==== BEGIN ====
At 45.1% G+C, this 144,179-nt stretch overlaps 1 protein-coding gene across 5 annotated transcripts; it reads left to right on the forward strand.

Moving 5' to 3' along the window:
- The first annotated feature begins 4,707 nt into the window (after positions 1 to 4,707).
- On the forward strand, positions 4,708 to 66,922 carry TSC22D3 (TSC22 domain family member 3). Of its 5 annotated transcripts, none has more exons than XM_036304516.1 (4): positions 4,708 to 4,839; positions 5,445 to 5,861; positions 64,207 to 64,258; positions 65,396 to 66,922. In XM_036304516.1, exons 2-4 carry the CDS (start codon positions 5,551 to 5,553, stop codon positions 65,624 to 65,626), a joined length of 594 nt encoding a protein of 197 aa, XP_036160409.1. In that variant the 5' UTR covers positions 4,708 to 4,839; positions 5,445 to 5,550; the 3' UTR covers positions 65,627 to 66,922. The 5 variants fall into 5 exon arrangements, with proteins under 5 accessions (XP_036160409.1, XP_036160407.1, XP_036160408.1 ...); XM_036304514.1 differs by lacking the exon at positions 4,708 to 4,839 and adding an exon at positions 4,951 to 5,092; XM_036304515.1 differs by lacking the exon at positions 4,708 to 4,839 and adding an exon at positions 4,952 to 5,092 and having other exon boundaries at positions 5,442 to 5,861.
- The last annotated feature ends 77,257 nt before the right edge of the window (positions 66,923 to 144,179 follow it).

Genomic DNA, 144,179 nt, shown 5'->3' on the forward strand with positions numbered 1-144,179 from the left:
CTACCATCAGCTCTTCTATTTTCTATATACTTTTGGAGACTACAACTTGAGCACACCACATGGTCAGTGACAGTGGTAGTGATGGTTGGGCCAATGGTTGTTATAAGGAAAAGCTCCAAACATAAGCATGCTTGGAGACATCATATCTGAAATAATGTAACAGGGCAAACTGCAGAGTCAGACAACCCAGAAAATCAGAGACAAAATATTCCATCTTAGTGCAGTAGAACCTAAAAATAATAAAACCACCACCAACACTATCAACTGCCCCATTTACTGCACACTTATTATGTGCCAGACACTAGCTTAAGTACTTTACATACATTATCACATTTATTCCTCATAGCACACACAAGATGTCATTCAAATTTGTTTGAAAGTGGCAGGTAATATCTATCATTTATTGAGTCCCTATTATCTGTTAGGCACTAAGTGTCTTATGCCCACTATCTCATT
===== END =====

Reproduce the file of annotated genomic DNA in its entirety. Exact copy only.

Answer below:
At 45.1% G+C, this 144,179-nt stretch overlaps 1 protein-coding gene across 5 annotated transcripts; it reads left to right on the forward strand.

Moving 5' to 3' along the window:
- The first annotated feature begins 4,707 nt into the window (after positions 1 to 4,707).
- On the forward strand, positions 4,708 to 66,922 carry TSC22D3 (TSC22 domain family member 3). Of its 5 annotated transcripts, none has more exons than XM_036304516.1 (4): positions 4,708 to 4,839; positions 5,445 to 5,861; positions 64,207 to 64,258; positions 65,396 to 66,922. In XM_036304516.1, exons 2-4 carry the CDS (start codon positions 5,551 to 5,553, stop codon positions 65,624 to 65,626), a joined length of 594 nt encoding a protein of 197 aa, XP_036160409.1. In that variant the 5' UTR covers positions 4,708 to 4,839; positions 5,445 to 5,550; the 3' UTR covers positions 65,627 to 66,922. The 5 variants fall into 5 exon arrangements, with proteins under 5 accessions (XP_036160409.1, XP_036160407.1, XP_036160408.1 ...); XM_036304514.1 differs by lacking the exon at positions 4,708 to 4,839 and adding an exon at positions 4,951 to 5,092; XM_036304515.1 differs by lacking the exon at positions 4,708 to 4,839 and adding an exon at positions 4,952 to 5,092 and having other exon boundaries at positions 5,442 to 5,861.
- The last annotated feature ends 77,257 nt before the right edge of the window (positions 66,923 to 144,179 follow it).

Genomic DNA, 144,179 nt, shown 5'->3' on the forward strand with positions numbered 1-144,179 from the left:
CTACCATCAGCTCTTCTATTTTCTATATACTTTTGGAGACTACAACTTGAGCACACCACATGGTCAGTGACAGTGGTAGTGATGGTTGGGCCAATGGTTGTTATAAGGAAAAGCTCCAAACATAAGCATGCTTGGAGACATCATATCTGAAATAATGTAACAGGGCAAACTGCAGAGTCAGACAACCCAGAAAATCAGAGACAAAATATTCCATCTTAGTGCAGTAGAACCTAAAAATAATAAAACCACCACCAACACTATCAACTGCCCCATTTACTGCACACTTATTATGTGCCAGACACTAGCTTAAGTACTTTACATACATTATCACATTTATTCCTCATAGCACACACAAGATGTCATTCAAATTTGTTTGAAAGTGGCAGGTAATATCTATCATTTATTGAGTCCCTATTATCTGTTAGGCACTAAGTGTCTTATGCCCACTATCTCATT